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I wonder if it is beneficial when writing a parallel program to insert variables declarations into the parallel section? Because the Amdahl's law says that if more portion of the program is parallel it's better but I don't see the point to parallelize variables declaration and return statements, for example, this is the normal parallel code:

#include <omp.h>

int main(void) {
    int a = 0;
    int b[5];

    #pragma omp parallel
    {
        #pragma omp for
        for (int i = 0; i < 5; ++i) {
            b[i] = a;
        }
    }

    return 0;
}

Will it be beneficial regarding Amdahl's law to write this (so 100% of the program is parallel):

#include <omp.h>

int main(void) {
    #pragma omp parallel
    {
        int a = 0;
        int b[5];
        #pragma omp for
        for (int i = 0; i < 5; ++i) {
            b[i] = a;
        }

        return 0;
    }        
}
  • I doubt this would do anything to the performance of the code because the compiler will optimise these instructions. – JamesD Nov 22 '18 at 9:02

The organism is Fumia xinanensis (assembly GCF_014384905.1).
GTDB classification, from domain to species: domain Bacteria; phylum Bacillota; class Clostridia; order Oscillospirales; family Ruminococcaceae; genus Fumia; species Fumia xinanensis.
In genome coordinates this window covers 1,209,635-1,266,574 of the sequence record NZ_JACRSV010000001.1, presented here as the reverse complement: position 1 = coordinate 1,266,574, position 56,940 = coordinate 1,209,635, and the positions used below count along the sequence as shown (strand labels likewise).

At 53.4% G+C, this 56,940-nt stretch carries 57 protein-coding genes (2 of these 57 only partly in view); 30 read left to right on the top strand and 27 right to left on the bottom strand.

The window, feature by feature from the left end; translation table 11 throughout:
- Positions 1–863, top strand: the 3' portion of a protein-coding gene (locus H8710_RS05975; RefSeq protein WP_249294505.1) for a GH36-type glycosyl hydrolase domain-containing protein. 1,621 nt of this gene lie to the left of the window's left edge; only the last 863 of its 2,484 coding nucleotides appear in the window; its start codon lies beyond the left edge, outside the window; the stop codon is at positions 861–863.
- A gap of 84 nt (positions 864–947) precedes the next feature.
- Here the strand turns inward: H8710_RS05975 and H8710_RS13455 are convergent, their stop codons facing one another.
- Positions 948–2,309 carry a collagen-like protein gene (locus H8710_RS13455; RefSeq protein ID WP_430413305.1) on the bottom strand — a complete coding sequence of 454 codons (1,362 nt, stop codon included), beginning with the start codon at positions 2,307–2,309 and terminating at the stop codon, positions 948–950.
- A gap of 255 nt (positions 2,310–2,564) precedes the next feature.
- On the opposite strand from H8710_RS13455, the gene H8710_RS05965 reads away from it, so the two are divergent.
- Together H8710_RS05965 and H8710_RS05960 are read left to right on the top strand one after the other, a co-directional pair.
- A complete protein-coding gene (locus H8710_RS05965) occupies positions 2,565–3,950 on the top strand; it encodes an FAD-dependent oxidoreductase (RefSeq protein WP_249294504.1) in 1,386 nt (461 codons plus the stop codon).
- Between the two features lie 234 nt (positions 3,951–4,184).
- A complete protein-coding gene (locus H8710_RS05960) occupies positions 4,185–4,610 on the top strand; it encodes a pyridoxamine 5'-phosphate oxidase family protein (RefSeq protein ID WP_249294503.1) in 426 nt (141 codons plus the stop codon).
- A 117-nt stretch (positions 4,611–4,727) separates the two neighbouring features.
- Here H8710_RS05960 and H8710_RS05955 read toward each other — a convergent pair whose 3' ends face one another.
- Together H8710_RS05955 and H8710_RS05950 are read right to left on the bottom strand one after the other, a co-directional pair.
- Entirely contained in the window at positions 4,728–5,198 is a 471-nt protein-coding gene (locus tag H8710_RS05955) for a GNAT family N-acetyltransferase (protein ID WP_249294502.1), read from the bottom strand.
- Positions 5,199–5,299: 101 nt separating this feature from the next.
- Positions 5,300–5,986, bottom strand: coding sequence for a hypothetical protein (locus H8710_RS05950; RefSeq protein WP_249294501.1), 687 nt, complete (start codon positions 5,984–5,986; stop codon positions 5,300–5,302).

• These codes are not equivalent: in the first case, a and b are shared variables (since shared is the default behavior for variables), in the second case these are thread-private variables that do not exist beyond the scope of the parallel region. Besides, I would think that having the return statement within the parallel region is illegal. – Brice Nov 22 '18 at 9:15
  • 1
    @Brice this is basically the answer to the question. Would you mind converting your comment to an answer? – Zulan Nov 22 '18 at 9:17
  • @Zulan done, thanks – Brice Nov 22 '18 at 9:26
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These codes are not equivalent: in the first case, a and b are shared variables (since shared is the default behavior for variables), in the second case these are thread-private variables that do not exist beyond the scope of the parallel region.

Besides, the return statement within the parallel region in the second piece of code is illegal and must cause a compilation error.

As seen for instance in this OpenMP 4.0 reference card

An OpenMP executable directive applies to the succeeding structured block or an OpenMP construct. Each directive starts with #pragma omp. The remainder of the directive follows the conventions of the C and C++ standards for compiler directives. A structured-block is a single statement or a compound statement with a single entry at the top and a single exit at the bottom.

A block that contains the return statement is not a structured-block since it does not have a single exit at the bottom (i.e. the closing brace } is not the only exit since return is another one). It may not legally follow the #pragma omp parallel directive.

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